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There’s a reason they call it a selfie.

A British photographer is arguing that a series of self portraits, taken by a black macaque monkey, are his property. David Slater’s bizarre problem began during a 2011 trip to Indonesia, where he planned to get the perfect image of one of the animals. But somewhere along his little adventure, a macaque swiped his camera and took hundreds of selfies.

Most of them were blurry and some were even pointed at the jungle floor – but still! We can’t argue that this macaque has some serious composition skills (what with him smiling directly into the lens and all). But after Slater posted the images online, they were eventually added to Wikimedia Commons (which hosts a collection of images and videos that are free to use online). Not wanting his work to be used pro bono, Slater contacted them and asked to have it taken down.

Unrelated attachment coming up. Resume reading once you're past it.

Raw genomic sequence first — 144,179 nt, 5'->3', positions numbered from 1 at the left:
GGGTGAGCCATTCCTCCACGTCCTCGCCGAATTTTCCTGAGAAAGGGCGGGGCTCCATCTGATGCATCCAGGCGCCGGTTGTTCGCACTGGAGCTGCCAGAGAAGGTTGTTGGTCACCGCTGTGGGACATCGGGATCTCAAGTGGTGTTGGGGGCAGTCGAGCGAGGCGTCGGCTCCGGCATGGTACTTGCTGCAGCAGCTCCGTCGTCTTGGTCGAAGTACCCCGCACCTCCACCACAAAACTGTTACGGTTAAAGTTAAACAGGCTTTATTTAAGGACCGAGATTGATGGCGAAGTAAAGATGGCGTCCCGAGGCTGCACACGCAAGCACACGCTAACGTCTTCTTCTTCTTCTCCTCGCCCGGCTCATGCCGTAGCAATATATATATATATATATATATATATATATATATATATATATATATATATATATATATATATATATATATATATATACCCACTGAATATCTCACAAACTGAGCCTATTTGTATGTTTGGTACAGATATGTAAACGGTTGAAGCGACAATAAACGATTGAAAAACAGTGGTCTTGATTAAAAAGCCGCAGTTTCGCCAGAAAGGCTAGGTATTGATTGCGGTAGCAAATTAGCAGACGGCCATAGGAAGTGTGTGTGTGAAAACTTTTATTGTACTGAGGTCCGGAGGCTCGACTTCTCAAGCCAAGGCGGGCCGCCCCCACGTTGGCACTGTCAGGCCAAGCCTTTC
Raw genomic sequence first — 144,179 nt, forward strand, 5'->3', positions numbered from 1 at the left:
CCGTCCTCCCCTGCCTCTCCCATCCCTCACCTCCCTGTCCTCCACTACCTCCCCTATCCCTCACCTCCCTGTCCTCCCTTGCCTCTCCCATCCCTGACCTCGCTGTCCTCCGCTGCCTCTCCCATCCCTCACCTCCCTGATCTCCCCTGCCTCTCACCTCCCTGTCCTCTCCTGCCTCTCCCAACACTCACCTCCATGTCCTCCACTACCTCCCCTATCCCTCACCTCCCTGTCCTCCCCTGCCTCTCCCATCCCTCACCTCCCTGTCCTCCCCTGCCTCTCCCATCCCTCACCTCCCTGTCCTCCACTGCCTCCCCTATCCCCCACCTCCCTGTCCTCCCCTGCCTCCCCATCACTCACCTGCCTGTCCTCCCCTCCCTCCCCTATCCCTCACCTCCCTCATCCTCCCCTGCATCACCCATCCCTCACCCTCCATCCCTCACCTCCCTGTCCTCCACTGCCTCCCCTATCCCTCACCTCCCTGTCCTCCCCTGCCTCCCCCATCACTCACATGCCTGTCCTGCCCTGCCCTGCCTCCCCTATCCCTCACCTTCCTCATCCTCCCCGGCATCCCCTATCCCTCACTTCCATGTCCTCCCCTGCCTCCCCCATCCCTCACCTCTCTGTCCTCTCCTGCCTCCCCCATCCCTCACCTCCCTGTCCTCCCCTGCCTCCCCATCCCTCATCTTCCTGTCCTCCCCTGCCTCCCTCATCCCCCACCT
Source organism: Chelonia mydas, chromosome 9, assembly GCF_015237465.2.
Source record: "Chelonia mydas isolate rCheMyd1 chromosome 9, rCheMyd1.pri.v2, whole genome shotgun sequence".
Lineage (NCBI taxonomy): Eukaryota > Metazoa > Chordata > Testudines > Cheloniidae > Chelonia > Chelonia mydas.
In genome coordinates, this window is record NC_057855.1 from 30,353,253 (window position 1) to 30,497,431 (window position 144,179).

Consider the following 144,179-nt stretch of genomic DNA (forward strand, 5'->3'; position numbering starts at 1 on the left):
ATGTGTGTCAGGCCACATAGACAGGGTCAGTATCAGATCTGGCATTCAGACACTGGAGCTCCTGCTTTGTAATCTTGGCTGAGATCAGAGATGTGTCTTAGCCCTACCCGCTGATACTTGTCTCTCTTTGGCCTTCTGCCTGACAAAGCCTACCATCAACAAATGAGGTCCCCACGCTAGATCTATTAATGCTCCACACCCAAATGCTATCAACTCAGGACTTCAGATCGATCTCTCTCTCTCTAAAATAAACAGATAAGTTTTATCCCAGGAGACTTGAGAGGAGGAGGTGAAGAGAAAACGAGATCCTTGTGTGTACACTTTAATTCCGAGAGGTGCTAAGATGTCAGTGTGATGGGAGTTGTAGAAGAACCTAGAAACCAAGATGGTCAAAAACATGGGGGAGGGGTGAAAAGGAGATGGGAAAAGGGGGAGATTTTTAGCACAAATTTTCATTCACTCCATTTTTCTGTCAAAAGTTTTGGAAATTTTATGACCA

And that’s when that monkey got right on his back.

Wikimedia refused to remove the photo on the grounds that since the macaque was the one to press the shutter and actually take the photograph, there is no human owner who can actually hold a copyright. Here’s what Wikimedia’s site actually says regarding permissions for the image: “This file is in the public domain, because as the work of a non-human animal, it has no human author in whom copyright is vested.”

Bam.

Slater is now taking the case to court, saying that Wikimedia is harming his ability to make a living.

“That trip cost me about £2,000 [$3,600] for that monkey shot. Not to mention the £5,000 [$9,200] of equipment I carried, the insurance, the computer stuff I used to process the images. Photography is an expensive profession that’s being encroached upon. They’re taking our livelihoods away,” he told The Telegraph.

And to think: This is all the result of some monkeying around.